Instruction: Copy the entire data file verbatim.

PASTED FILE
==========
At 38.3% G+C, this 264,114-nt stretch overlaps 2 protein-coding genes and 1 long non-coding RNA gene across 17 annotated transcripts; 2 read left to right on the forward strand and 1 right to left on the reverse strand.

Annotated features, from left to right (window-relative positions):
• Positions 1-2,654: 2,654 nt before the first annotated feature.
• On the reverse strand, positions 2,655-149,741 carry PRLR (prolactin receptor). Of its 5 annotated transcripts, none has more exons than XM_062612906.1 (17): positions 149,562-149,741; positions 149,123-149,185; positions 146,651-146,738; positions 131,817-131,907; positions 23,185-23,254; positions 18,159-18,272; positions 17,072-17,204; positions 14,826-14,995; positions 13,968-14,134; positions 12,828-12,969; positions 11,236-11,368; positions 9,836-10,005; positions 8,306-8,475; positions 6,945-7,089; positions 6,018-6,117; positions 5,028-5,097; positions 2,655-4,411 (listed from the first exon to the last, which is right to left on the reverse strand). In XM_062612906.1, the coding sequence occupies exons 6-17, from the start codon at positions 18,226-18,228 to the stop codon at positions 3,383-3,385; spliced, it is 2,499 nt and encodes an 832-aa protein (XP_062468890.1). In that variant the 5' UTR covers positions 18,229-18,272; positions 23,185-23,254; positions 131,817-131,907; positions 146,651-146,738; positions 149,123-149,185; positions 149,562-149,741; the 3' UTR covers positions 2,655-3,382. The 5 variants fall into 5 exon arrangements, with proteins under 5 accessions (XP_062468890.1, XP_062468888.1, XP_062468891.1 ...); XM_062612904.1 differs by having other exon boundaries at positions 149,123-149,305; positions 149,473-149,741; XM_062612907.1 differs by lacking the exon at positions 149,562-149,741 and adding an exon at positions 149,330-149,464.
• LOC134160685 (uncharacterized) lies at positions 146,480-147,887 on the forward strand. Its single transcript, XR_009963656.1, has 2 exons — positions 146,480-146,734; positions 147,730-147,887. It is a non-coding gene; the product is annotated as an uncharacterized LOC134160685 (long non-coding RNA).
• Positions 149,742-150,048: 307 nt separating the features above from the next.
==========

At 38.3% G+C, this 264,114-nt stretch overlaps 2 protein-coding genes and 1 long non-coding RNA gene across 17 annotated transcripts; 2 read left to right on the forward strand and 1 right to left on the reverse strand.

Annotated features, from left to right (window-relative positions):
• Positions 1-2,654: 2,654 nt before the first annotated feature.
• On the reverse strand, positions 2,655-149,741 carry PRLR (prolactin receptor). Of its 5 annotated transcripts, none has more exons than XM_062612906.1 (17): positions 149,562-149,741; positions 149,123-149,185; positions 146,651-146,738; positions 131,817-131,907; positions 23,185-23,254; positions 18,159-18,272; positions 17,072-17,204; positions 14,826-14,995; positions 13,968-14,134; positions 12,828-12,969; positions 11,236-11,368; positions 9,836-10,005; positions 8,306-8,475; positions 6,945-7,089; positions 6,018-6,117; positions 5,028-5,097; positions 2,655-4,411 (listed from the first exon to the last, which is right to left on the reverse strand). In XM_062612906.1, the coding sequence occupies exons 6-17, from the start codon at positions 18,226-18,228 to the stop codon at positions 3,383-3,385; spliced, it is 2,499 nt and encodes an 832-aa protein (XP_062468890.1). In that variant the 5' UTR covers positions 18,229-18,272; positions 23,185-23,254; positions 131,817-131,907; positions 146,651-146,738; positions 149,123-149,185; positions 149,562-149,741; the 3' UTR covers positions 2,655-3,382. The 5 variants fall into 5 exon arrangements, with proteins under 5 accessions (XP_062468890.1, XP_062468888.1, XP_062468891.1 ...); XM_062612904.1 differs by having other exon boundaries at positions 149,123-149,305; positions 149,473-149,741; XM_062612907.1 differs by lacking the exon at positions 149,562-149,741 and adding an exon at positions 149,330-149,464.
• LOC134160685 (uncharacterized) lies at positions 146,480-147,887 on the forward strand. Its single transcript, XR_009963656.1, has 2 exons — positions 146,480-146,734; positions 147,730-147,887. It is a non-coding gene; the product is annotated as an uncharacterized LOC134160685 (long non-coding RNA).
• Positions 149,742-150,048: 307 nt separating the features above from the next.